The match() method returns the matched string, or null if no match was found. We then use the trim() method to remove any leading or trailing spaces.

Using Third-Party Libraries

If you're looking to save time and avoid reinventing the wheel (which I'd highly recommend), there are a number of third-party libraries that can help extract names from email addresses. One popular option is the email-addresses library. This library provides a robust set of tools for parsing email addresses, including extracting names.

Here's an example of how you might use it:

const emailAddress = require('email-addresses');

let email = 'Scott <[email protected]>';
let parsedEmail = emailAddress.parseOneAddress(email);

console.log(; // Outputs: Scott

In this example, we're using the parseOneAddress function from the email-addresses library to parse the email address. Then we simply log the name property of the returned object.

For what it's worth, this is the library I use for the Block Sender service, and it's served me well for a long time. I'd recommend it for any non-trivial email parsing needs.

Potential Errors and Their Solutions

While the above method works fine for standard email formats, it might not work as expected with unusual or invalid email formats. For example, if the email doesn't contain a < symbol, the match() method will return null, and we'll have no name to return.

Handling Invalid Email Formats

If an email address is not in the expected format, our function will return null. As we touched on earlier in this Byte, we can add simple checks at the beginning of our function to check its format:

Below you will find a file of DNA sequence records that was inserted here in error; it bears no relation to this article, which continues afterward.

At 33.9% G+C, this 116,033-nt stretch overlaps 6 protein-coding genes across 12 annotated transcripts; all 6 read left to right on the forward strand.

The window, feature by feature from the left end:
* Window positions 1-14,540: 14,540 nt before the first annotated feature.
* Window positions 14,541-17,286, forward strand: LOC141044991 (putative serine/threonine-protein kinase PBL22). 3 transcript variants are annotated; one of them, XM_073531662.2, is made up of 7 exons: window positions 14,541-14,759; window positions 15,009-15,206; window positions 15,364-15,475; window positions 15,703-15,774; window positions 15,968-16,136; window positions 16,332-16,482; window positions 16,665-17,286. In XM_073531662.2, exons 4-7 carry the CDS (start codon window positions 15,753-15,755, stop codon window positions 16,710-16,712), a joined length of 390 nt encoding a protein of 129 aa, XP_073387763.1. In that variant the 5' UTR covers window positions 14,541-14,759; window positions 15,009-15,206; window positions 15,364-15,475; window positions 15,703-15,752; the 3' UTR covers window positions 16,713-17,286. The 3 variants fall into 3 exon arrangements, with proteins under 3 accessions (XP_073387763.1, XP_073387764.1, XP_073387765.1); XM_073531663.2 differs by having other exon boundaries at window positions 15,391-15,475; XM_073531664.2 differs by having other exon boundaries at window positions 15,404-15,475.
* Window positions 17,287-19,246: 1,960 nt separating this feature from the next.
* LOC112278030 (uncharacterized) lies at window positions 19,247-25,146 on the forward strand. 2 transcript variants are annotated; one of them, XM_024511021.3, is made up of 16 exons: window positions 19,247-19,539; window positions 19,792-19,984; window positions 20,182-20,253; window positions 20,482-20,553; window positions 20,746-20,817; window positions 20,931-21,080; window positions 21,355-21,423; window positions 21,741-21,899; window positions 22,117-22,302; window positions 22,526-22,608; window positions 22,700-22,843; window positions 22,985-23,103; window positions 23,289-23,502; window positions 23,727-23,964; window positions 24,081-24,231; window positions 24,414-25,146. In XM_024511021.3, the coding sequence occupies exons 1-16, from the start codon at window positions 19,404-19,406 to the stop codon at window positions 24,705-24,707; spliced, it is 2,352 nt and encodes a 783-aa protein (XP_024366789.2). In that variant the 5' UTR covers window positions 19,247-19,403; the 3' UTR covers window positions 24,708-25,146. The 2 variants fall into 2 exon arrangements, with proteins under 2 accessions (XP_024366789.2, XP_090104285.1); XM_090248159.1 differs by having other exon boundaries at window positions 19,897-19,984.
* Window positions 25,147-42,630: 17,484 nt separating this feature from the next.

function getNameFromEmail(email) {
    if (!email.includes('<')) {
        return null;
    const regex = /.*(?=<)/;
    const match = email.match(regex);
    return match ? match[0].trim() : null;

console.log(getNameFromEmail("[email protected]"));  // Output: null

Now, if the email doesn't contain a < symbol, the function will immediately return null.

Dealing with Unusual Email Formats

Sometimes, you might come across unusual email formats. For instance, the name might contain special characters, or the email might use a different delimiter. In such cases, you'll need to modify your regex or write a custom function to handle these cases.

Let's consider an email format where the name is enclosed in square brackets, for example, "[Scott] [email protected]". Our previous function won't work here, but we can easily modify the regex to handle this:

function getNameFromEmail(email) {
    const regex = /\[(.*?)\]/;
    const match = email.match(regex);
    return match ? match[1].trim() : null;

console.log(getNameFromEmail("[Scott] [email protected]"));  // Output: "Scott"

While this may not be a standardized address form, you'd be surprised at how many different formats of emails are out there, standardized or not. If you're going to be handling a large number of emails, especially those not from popular and conforming email services like G Suite, you'll need to invest time in catching all edge cases.


In this Byte, we've explored various ways to extract a name from an email address using JavaScript. We've looked at built-in JavaScript methods, regular expressions, and even third-party libraries. We've also discussed potential issues with non-standard formats. Hopefully you've found a method that works well for your use-case.

Last Updated: October 12th, 2023